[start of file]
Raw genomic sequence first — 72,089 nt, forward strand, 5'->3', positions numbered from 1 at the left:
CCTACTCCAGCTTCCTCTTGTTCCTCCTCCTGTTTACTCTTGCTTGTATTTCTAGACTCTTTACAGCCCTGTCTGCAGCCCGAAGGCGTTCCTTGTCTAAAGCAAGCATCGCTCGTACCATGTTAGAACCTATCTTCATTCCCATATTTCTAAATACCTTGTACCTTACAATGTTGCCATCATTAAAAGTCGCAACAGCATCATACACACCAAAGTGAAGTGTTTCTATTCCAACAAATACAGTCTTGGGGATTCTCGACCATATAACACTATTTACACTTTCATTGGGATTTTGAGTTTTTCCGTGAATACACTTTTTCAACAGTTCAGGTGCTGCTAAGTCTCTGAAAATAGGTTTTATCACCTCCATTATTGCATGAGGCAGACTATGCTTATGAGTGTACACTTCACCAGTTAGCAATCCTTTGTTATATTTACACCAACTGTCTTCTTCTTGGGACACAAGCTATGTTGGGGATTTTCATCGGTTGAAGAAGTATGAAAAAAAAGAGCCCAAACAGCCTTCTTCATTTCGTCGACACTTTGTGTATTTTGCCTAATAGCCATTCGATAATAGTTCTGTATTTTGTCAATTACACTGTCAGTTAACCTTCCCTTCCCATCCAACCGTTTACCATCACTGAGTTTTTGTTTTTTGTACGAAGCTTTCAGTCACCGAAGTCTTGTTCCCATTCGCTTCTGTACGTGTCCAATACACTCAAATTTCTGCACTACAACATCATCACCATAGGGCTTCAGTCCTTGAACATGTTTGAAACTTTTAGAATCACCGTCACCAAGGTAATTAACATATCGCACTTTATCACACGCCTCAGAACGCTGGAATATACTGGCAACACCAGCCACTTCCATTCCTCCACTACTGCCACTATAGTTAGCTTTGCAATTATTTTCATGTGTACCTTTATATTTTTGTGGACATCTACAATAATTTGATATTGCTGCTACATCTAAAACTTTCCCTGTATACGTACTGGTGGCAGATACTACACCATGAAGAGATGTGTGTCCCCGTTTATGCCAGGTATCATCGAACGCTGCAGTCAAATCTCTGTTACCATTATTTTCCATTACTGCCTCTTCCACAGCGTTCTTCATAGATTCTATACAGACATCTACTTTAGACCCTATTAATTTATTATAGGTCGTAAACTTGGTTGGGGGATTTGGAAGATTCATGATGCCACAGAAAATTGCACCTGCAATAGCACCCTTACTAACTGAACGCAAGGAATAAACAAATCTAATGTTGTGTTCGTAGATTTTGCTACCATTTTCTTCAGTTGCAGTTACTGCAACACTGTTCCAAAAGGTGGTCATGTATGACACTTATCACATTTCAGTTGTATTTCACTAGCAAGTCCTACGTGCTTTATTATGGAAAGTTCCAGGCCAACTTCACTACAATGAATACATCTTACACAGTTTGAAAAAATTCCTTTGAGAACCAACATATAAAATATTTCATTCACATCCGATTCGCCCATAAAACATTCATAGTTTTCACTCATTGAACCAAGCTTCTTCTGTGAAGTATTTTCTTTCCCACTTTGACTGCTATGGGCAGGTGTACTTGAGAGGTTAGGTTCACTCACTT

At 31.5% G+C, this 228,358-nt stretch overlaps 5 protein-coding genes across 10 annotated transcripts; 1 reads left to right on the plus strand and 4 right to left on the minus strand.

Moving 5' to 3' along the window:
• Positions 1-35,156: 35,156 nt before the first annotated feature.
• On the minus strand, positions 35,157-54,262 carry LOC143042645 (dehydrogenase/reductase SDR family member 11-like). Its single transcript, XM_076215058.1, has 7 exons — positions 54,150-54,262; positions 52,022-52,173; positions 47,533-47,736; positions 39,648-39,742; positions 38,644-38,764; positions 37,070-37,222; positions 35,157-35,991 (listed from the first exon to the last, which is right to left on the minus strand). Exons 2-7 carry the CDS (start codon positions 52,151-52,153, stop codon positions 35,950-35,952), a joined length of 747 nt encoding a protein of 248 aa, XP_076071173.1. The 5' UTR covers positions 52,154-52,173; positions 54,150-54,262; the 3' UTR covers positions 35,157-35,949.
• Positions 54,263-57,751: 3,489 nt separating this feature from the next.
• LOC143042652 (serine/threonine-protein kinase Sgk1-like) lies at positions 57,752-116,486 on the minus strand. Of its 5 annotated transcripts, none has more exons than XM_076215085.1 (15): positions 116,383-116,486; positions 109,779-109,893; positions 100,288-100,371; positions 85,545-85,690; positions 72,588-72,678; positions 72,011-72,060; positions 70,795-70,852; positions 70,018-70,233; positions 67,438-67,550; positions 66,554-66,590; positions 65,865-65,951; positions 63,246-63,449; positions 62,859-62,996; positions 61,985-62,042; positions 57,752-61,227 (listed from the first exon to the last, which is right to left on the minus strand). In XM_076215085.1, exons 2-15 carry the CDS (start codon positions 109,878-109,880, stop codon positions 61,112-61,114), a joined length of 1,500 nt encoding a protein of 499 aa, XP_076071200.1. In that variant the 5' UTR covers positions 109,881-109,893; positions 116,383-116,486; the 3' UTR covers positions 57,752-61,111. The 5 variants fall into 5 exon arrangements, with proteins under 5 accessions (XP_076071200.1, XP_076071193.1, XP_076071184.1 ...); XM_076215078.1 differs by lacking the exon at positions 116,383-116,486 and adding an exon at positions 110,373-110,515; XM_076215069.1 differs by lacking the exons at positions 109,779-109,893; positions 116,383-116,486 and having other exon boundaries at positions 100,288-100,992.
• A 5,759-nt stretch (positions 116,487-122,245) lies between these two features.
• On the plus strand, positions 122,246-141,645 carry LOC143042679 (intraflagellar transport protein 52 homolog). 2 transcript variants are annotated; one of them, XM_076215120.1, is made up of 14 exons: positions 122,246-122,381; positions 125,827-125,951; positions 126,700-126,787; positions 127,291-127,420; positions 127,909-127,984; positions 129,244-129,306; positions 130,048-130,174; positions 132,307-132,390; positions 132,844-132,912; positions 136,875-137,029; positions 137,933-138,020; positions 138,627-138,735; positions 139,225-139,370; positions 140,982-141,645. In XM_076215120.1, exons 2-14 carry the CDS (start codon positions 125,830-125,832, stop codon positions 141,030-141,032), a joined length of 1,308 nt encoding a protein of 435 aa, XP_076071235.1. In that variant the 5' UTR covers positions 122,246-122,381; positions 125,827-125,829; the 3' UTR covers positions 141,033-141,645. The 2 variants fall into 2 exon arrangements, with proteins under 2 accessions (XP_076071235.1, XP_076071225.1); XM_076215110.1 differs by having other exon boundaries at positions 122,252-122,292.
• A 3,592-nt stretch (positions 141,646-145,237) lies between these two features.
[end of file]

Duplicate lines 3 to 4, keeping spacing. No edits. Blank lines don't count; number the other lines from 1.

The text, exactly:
At 31.5% G+C, this 228,358-nt stretch overlaps 5 protein-coding genes across 10 annotated transcripts; 1 reads left to right on the plus strand and 4 right to left on the minus strand.

Moving 5' to 3' along the window: